*Thank you very much to AP and Buffalo Trace for the samples!
The Eagle Rare brand was originally owned by Seagram’s and made its first appearance in 1975. It was created by Charles L. Beam and was sold as a 10 year old, 101 proof straight bourbon. Sazerac bought the brand in 1989 and in 2005, discontinued the 101 proof 10 year old, leaving the 90 proof, 10 year old single barrel and this one, the Eagle Rare 17 Year Old Bourbon, which is part of Buffalo Traces’ Antique Collection.
It may surprise you to learn that this edition of the Eagle Rare 17 Year Old Bourbon is actually 18 years and 7 months old. There are two possible explanations for this: 1) Buffalo Trace has figured out a way, perhaps via some kind of time portal in warehouse I or K, to shorten the length of a day by 8.5% thereby increasing the maturation time, or probably more likely, 2) it is up to the distiller to choose the best selection of barrels and though this expression will always be at least 17 years old, it will often be older due to the distillers discretion. The 2011 version was distilled in Spring of 1993 and was bottled from a selection of 24 barrels. It will sadden you to learn that nearly 53% of the original spirit was lost to evaporation. Those damn angels are a greedy and thirsty bunch.
The Nose: A warm, rich, fairly stirring nose full of sweet creamed corn, maraschino cherries, butterscotch, French vanilla ice cream and a bit of maple syrup over banana pancakes…yeah, I said it. There’s certainly a lot of wood present here as you might expect but it’s very well-integrated, it just lends a crisp slightly earthy, almost cedar-y edge to aforementioned sweeter notes. There’s also a nice, welcome, subtle copper penny tinge that hovers in the background over everything.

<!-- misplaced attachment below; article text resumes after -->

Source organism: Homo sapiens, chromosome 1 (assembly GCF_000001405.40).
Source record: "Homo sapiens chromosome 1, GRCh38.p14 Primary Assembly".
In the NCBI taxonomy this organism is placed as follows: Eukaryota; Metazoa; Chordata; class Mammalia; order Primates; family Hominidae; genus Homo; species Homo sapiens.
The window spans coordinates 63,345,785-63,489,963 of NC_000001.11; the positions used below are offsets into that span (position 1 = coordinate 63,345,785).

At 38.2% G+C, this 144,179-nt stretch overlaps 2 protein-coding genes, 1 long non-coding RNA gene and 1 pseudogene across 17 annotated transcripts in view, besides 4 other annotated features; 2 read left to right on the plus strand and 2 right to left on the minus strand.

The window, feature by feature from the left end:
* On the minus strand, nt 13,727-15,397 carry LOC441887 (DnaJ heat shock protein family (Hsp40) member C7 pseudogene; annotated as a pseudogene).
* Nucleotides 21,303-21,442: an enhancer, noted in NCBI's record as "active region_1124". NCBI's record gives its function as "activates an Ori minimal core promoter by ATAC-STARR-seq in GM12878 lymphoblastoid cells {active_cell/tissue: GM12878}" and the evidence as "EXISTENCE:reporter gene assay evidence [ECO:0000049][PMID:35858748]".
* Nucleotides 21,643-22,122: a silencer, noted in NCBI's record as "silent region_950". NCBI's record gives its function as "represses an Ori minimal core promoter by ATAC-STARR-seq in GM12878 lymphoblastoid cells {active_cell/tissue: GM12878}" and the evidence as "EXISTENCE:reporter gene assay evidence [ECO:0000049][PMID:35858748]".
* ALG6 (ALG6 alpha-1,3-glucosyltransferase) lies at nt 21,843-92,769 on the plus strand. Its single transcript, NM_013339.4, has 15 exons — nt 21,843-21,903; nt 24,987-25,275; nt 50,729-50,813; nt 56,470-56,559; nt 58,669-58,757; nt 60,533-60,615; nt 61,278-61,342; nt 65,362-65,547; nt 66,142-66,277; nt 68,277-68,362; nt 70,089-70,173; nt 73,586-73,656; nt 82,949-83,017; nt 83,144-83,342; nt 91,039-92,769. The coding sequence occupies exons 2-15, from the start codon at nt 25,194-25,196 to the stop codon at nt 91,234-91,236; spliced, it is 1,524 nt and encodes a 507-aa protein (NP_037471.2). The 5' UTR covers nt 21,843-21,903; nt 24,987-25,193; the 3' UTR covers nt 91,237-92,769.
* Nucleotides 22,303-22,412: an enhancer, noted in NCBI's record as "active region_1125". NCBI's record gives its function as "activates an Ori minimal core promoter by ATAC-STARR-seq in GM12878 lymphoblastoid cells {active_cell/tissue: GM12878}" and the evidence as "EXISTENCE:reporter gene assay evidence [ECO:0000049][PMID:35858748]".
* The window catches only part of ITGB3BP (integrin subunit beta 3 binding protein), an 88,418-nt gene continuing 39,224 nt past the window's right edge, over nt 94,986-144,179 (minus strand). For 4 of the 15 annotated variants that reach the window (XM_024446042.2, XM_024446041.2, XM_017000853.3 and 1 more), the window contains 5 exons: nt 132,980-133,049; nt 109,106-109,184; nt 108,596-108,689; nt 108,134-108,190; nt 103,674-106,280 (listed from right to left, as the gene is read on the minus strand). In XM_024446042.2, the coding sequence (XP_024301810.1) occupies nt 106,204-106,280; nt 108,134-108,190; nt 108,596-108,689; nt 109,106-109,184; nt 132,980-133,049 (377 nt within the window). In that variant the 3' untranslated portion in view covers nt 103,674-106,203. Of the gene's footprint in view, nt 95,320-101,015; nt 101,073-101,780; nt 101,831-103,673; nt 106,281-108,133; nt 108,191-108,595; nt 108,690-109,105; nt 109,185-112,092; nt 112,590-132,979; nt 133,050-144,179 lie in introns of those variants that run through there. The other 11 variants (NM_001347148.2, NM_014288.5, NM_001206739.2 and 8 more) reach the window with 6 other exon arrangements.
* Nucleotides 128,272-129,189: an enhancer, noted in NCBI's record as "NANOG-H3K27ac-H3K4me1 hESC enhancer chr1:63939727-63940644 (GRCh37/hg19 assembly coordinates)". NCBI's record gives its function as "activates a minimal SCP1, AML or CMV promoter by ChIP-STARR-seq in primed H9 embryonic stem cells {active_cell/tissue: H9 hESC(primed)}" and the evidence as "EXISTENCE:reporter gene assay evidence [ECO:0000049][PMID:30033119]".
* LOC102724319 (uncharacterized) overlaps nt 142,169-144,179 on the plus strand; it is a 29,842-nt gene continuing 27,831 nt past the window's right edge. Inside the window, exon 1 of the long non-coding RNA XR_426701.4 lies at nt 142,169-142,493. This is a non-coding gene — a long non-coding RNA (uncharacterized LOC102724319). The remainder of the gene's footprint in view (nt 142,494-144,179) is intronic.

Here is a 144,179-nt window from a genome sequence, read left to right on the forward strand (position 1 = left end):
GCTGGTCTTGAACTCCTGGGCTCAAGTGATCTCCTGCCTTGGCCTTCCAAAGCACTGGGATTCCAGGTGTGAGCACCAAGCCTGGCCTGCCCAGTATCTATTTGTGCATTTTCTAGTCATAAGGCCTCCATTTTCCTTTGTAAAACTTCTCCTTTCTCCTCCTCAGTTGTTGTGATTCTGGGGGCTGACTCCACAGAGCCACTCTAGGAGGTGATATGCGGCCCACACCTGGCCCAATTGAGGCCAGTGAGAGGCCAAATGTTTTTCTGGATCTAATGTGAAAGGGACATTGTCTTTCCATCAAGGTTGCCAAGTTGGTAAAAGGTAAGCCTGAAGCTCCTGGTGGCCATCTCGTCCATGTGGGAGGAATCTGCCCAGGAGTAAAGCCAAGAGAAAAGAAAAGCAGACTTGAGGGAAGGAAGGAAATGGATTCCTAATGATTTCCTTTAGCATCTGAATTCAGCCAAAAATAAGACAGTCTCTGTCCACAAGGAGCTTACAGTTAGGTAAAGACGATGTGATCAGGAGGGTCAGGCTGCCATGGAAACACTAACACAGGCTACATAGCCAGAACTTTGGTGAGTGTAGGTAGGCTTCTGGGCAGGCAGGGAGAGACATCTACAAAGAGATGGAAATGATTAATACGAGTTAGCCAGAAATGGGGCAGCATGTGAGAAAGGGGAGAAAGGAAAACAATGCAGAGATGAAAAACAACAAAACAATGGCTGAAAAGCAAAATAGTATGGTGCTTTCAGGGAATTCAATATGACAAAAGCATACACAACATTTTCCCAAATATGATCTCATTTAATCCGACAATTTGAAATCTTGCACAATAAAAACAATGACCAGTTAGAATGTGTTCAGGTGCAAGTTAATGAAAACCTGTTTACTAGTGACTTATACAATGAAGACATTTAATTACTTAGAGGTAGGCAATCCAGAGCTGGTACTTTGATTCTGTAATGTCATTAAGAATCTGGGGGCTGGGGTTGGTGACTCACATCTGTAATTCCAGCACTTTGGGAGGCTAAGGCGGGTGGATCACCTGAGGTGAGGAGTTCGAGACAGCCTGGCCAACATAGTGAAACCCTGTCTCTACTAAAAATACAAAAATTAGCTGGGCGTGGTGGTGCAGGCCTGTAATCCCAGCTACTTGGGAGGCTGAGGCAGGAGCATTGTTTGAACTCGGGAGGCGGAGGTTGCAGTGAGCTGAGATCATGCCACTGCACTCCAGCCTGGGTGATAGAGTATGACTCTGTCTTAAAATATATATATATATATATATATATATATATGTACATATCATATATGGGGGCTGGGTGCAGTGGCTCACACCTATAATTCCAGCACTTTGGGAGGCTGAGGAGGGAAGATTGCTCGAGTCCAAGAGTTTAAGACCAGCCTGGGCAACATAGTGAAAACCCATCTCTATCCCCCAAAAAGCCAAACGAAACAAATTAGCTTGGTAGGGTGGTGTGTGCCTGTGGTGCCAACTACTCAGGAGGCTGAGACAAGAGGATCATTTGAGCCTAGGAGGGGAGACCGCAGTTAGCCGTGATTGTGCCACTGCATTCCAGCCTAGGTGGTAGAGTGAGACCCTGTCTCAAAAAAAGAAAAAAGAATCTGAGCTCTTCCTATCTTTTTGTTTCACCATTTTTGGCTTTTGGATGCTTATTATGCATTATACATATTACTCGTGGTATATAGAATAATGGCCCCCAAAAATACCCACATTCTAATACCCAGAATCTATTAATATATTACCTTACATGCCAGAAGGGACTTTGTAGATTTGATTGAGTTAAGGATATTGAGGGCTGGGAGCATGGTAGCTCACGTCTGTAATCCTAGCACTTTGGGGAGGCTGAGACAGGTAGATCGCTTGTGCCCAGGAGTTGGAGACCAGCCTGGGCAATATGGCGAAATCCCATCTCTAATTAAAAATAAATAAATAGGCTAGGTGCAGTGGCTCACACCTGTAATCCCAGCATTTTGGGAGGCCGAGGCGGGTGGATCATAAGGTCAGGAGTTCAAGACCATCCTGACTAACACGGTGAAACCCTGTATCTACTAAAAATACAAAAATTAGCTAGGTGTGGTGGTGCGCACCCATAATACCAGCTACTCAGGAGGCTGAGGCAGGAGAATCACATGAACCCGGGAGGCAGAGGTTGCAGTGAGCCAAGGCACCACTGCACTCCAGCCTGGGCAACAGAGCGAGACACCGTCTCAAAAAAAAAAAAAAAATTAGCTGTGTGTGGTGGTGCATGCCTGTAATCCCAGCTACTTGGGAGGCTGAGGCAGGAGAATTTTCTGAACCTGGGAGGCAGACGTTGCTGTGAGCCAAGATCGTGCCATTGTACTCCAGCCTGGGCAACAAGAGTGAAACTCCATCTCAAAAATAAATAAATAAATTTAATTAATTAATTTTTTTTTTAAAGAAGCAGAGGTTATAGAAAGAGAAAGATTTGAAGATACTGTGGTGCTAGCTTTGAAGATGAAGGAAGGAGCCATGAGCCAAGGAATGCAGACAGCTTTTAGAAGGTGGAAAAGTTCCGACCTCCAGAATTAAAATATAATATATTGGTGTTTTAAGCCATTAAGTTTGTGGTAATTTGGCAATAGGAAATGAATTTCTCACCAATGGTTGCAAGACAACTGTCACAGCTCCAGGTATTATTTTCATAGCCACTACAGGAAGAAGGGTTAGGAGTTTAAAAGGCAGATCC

The Palate: A thinner than expected entry has more rye bite than the nose would lead you to believe. That rye, along with corn oil and Bing cherry notes is steadily subsumed by a wallop of wood and spice that is neither bullying or overwhelming, but quite insistent and bold. Tannic and peppery, without much sweetness, there’s bitter citrus pith, clove and cinnamon, but they play second fiddle to the cut-wood earthiness that grows towards the finish.
The Finish: A nice swell of that vanilla-tinged cut wood from the palate with subtle hints of leather, barrel char, and burnt popcorn.
Thoughts: I was initially very taken with the nose which balances those rich, sweeter notes against the greener wood notes really well. The palate didn’t quite live up to the nose’s rich, sweet promise, choosing instead to act a little rougher and leaner. This is an excellent, delicious, extremely drinkable older bourbon, the long years in wood are well-balanced and well-integrated throughout but for me, there’s just something lacking in the palate that keeps it from being truly fantastic. Definitely worth a try, though.